The run conditions and run results can include, in addition to conditions relating to a workpiece moved by a process and the condition that a robot or machine tool for running a program corresponding to that process can run the same, the statuses of the robot, machine tool, and peripherals. For example, to run the work program B1, it is necessary that the robot be present at a certain specific position (here, called the “home position”) in advance. If a signal showing that the robot is at the home position can be utilized, this can be added to the run conditions. Further, if whether another robot in the production system is in the middle of operation can be detected by a signal, this may be added to the run conditions.

Summary

Summarizing the above, the production system model shown in FIG. 5 can be said to show the work program and machining program in the production system, how the workpieces are moved by these programs, and where the workpieces are when these programs are run. Such a production system model may be used to express the behavior of the production system. Further, signals from sensors etc. attached to the robot, machine tool, and peripherals may be added to the run conditions of the work program and machining program or added as conditions for verification of the layout of workpieces (number and type) at the workpiece storage place) etc.

The production system model defines the following three conditions:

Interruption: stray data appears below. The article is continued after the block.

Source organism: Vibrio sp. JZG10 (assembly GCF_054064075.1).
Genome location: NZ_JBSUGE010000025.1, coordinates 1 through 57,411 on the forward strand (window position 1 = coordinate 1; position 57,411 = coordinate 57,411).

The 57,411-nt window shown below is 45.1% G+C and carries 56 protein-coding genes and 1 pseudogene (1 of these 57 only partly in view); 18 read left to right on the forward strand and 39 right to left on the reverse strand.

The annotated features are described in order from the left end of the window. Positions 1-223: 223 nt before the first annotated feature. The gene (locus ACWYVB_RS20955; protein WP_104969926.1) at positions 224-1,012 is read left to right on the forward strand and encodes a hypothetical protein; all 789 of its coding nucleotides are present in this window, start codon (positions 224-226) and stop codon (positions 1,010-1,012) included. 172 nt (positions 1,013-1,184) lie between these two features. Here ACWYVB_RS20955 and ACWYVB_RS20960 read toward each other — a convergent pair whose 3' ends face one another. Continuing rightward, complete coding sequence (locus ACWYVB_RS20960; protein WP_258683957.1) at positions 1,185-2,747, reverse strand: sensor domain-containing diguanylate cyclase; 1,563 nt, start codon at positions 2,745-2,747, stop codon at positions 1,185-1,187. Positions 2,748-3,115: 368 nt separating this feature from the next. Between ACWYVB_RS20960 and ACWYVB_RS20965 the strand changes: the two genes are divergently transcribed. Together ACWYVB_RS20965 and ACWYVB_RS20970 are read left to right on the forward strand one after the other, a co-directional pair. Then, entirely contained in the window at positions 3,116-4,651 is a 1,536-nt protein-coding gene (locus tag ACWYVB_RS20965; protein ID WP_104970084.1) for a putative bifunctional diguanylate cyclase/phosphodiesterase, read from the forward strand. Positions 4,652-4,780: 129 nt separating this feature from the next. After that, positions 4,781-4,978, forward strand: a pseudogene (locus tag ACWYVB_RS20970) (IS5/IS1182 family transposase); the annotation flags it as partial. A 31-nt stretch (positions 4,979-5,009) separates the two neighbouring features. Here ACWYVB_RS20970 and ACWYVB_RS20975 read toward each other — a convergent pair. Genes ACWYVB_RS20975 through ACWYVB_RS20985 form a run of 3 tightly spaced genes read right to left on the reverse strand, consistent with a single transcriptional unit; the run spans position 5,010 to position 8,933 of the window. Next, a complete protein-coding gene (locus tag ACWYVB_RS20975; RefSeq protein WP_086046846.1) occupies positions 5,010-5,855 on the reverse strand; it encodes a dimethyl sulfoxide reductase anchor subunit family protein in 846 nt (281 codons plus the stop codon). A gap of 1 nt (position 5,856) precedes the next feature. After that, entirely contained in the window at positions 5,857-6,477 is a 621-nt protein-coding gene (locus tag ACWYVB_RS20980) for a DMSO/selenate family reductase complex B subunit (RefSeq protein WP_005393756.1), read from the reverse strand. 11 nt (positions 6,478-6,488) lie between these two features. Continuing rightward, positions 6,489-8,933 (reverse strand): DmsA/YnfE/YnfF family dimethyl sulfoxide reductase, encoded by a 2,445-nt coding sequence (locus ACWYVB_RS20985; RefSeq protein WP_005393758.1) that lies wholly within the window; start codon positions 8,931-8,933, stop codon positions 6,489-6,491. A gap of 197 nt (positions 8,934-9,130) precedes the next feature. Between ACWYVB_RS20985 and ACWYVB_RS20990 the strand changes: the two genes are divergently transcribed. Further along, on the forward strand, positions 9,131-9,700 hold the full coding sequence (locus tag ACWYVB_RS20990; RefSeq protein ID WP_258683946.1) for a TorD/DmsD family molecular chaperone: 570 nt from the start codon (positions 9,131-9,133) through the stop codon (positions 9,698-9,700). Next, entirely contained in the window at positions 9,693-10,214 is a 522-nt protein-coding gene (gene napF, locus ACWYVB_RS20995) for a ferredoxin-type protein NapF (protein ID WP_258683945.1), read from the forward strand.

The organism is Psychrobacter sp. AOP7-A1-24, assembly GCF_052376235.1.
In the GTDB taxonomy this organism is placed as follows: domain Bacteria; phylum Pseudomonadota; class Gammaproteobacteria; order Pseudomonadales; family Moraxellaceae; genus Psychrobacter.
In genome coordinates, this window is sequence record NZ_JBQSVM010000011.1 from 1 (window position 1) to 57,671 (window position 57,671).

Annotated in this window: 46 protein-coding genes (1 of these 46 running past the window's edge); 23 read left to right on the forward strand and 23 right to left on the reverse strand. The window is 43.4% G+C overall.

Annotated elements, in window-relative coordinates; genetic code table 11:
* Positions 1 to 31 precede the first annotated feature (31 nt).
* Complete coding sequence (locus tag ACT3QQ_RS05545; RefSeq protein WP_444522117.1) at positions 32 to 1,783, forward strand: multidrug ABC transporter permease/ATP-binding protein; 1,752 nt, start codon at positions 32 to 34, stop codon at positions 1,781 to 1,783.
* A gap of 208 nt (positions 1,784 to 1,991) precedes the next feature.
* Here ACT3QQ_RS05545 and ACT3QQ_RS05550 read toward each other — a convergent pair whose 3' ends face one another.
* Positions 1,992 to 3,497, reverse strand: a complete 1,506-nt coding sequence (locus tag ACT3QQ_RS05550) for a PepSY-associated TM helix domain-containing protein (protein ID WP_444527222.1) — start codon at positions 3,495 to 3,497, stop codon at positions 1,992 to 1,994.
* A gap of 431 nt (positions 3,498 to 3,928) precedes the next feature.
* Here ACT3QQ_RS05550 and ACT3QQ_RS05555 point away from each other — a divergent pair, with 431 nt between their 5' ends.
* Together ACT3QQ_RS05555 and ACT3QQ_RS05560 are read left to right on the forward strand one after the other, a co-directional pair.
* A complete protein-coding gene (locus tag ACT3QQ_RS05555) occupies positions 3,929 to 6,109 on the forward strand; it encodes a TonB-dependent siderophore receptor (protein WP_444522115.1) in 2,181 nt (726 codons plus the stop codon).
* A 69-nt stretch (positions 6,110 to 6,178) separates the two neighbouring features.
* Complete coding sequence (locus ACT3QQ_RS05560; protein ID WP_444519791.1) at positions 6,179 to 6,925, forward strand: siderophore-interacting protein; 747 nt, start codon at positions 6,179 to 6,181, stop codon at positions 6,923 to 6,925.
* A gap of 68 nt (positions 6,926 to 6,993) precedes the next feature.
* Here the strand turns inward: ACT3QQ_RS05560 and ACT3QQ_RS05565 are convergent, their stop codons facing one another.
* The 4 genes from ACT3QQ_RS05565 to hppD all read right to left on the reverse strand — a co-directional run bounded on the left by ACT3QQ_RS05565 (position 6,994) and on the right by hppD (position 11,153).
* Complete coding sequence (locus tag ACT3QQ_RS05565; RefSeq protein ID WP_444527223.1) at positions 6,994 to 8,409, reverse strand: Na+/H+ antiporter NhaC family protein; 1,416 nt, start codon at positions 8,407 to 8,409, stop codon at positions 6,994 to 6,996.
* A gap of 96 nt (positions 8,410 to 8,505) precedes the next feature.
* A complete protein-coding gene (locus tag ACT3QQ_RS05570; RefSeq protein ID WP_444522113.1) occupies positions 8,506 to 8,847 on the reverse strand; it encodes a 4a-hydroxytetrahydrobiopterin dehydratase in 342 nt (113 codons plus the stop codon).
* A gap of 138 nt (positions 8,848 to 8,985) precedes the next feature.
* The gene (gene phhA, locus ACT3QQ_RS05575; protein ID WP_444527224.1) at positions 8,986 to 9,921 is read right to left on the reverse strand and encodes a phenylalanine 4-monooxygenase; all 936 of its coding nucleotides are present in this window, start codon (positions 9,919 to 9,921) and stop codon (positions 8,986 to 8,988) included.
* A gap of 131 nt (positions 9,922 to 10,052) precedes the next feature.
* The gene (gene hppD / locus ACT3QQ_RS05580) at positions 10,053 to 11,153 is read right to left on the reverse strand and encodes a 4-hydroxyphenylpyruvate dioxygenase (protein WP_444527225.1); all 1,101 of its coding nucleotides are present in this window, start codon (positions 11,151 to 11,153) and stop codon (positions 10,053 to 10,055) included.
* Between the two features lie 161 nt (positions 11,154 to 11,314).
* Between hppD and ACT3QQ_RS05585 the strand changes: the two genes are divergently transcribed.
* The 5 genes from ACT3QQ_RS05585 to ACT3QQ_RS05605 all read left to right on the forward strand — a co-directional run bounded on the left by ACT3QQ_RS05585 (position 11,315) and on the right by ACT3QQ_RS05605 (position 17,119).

(1) . . . The workpiece storage place have workpiece conditions and a complementary workpiece condition formula.

(2) . . . The run conditions include a workpiece movement formula and pre-conditions.

(3) . . . The run results include a workpiece movement formula and post-conditions.

Implementing of Production System Model

Next, the method for realization of a production control apparatus 10 using the production system model described up to here to control the production system will be explained. What controls the production system described by a production system model shown in FIG. 5 is the production control apparatus 10. As shown in FIG. 7, the production control apparatus 10 includes a production system model 4 and a storing means 3 for storing the same, an error detection unit 2, an information collection unit 5, a program management unit 6, and a user interface unit 7. The user interface unit 7 is provided with a display and editing unit 8 and an error display unit 9.

First, the production system model 4 shown in FIG. 7, as explained above, expresses the state of the production system 1. A production system model 4 expressing the content of FIG. 5 in a format which the production control apparatus can handle is stored in the storing means 3. The format of the production system model 4 may be any format, but in the present invention, is stored by the XML format.

The information collection unit 5 updates the production system model 4 based on the run status signals showing the run statuses of the robot and machine tool received by communication with sensors attached to the robots 11 to 13, machine tools 21, 22, and peripherals and workpiece signals expressing the presence/absence of workpieces from the sensors, for example, the sensors 311, 321. The program management unit 6 refers to the production system model 4 and, if there is a runnable work program and machining program, starts up these programs and monitors the run statuses of the started up programs. The error detection unit 2 has the role of monitoring the workpiece storage place or run conditions included in the production system model 4 and conditions relating to the run results and notifying if the conditions stand or not.

Operation of Program Management Unit